We had another successful painting workshop at the Schoodic Institute in beautiful Acadia National Park. Join us in 2018!
Monday, November 7, 2016
That Ugly Renaissance Baby thing
“The Madonna on a Crescent Moon,” artist unknown.
I spent the weekend with my grandchildren, who are both perfectly lovely but of distinct and different temperaments. I once painted my grandson. Time got away from me before I could ever paint his sister.
Whenever I spend a lot of time with them, I come back to a conundrum of pop art history: why are babies so misshapen in Byzantine and Renaissance art?
There are several academic explanations for this. The first is that naturalism wasn’t the primary goal of these paintings. Thus the Christ child was never shown crying or having his terribly stinky diaper changed. We like to assume that’s because he was the object of veneration, but we moderns wouldn’t paint babies in those situations either.
“Madonna of Chancellor Rolin,” Jan van Eyck, c. 1435. The infant Jesus is the world’s great high priest in this painting, as indicated by his pose and the landscape.
But we do impute childlike qualities to children, whereas the pre-modern mind was more inclined to see them as little adults-in-training. In Renaissance and Byzantine art, the infant Christ was a representation of his Incarnation—baby, but also always God. Thus he and his mother must foreshadow his agonizing fate, or depict some other characteristic of God Incarnate.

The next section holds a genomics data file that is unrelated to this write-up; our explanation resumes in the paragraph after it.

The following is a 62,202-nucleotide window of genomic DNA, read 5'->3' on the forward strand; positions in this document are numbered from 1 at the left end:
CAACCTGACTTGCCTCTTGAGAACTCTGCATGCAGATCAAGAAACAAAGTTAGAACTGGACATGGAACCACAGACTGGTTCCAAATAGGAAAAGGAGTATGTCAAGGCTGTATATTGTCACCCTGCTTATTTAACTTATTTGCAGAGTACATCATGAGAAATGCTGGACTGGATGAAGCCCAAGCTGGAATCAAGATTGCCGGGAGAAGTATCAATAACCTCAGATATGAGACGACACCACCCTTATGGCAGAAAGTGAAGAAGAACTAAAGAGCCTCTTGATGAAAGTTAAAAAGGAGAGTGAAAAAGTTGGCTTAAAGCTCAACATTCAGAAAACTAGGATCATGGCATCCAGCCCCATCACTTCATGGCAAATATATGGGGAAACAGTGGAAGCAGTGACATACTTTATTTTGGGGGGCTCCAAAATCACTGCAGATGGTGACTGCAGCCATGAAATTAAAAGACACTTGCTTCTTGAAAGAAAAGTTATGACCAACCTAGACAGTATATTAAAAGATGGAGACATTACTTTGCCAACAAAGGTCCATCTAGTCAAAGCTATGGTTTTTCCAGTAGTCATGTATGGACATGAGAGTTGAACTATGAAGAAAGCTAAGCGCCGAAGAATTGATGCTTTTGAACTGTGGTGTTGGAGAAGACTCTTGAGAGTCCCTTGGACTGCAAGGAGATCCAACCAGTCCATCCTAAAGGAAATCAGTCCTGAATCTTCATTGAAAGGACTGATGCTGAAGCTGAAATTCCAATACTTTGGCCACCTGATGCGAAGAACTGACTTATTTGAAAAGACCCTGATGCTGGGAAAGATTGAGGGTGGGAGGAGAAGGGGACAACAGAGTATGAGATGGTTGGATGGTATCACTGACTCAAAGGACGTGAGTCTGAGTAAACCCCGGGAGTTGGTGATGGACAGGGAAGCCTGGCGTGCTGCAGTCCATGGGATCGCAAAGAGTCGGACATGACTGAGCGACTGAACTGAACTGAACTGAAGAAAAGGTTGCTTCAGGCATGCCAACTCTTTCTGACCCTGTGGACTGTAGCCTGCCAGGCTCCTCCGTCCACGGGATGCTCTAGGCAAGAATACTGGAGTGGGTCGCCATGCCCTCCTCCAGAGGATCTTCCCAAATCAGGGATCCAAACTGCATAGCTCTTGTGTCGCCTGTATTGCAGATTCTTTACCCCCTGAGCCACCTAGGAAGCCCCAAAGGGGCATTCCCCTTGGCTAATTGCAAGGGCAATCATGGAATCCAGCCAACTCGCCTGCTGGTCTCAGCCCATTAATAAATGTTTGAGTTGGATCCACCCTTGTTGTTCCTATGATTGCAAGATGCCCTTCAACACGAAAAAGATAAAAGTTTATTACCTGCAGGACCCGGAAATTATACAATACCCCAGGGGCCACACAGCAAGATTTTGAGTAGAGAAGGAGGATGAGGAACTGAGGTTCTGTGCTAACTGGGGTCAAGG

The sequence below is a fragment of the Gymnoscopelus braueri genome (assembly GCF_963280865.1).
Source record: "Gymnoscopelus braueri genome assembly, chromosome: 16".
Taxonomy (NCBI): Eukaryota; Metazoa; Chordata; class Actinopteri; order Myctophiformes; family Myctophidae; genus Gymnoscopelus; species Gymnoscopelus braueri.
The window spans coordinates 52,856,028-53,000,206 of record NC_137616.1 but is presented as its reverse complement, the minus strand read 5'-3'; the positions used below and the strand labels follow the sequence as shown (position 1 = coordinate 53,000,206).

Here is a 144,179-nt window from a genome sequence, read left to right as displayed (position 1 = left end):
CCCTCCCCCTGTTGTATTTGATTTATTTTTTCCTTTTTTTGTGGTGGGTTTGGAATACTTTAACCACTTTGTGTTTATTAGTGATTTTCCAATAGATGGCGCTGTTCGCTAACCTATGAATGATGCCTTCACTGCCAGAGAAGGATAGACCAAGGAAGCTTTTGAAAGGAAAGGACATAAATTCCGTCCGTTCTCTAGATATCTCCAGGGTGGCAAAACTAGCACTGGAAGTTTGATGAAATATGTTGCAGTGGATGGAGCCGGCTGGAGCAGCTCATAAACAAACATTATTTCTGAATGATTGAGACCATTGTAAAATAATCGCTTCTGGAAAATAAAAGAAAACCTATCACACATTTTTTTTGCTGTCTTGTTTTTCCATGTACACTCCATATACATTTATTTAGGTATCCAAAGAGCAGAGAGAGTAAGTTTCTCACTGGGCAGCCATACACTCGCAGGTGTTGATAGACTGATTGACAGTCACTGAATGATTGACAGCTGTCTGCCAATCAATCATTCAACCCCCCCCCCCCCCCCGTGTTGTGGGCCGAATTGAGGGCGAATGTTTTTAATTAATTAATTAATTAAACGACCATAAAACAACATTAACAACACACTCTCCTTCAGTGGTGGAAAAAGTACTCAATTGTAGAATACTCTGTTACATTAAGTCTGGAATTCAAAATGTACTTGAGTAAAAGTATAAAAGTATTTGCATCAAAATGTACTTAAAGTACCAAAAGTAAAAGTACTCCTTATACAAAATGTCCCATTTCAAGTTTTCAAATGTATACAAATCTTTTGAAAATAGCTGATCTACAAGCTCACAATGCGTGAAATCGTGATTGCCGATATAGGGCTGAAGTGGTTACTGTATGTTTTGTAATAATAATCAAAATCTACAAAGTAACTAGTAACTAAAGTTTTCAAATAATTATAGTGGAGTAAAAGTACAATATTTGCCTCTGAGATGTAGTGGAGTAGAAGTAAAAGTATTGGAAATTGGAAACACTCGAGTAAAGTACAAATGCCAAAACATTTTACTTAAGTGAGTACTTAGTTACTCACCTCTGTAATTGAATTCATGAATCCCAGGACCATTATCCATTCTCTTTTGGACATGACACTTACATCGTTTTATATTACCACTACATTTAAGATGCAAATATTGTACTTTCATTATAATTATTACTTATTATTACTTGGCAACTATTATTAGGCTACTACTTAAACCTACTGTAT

Personally, I think the answer is mainly a practical one. First, the paintings weren’t intended to be viewed up close; they were meant to be seen at a distance, above an altar, in uneven lighting. That meant heavy modeling was important, and that isn’t compatible with the beautiful delicacy of babies.
“Madonna Enthroned,” Giotto, c. 1310.
Real babies make terrible models. As they approach toddlerhood they tolerate sitting only for limited time. They squirm, they wriggle, and they will do anything to get down and play. They are not miniature adults. Their proportions are different and difficult to capture. Their heads are enormous, their eyes widely spaced, and their noses flattened. They have loose folds of fat dangling here and there. Try getting that down on paper while your model is screaming to get loose. I suppose the artists could have drugged the little nippers, but I doubt many mothers would go along with that.
“Maria Hilf,” Lucas Cranach the Elder, c. 1530
Ever take a baby to a studio for a photo shoot? If so, you know you can’t always get a baby to smile for the camera, and if you ask a toddler to smile, you’re likely to get something very artificial. Imagine, then, trying to project a look of complex calm and suffering onto a baby face, especially when you only have minutes to work before the baby falls asleep, soils himself, or is hungry and bored. Changing the expression on a model’s face is one of the most difficult things one can do, even with all the time in the world.
My grandson is not the only baby portrait I’ve painted, but I’ve never painted a young child from life. No modern would ever try it without reference photos, me included. Kudos to those early painters who did.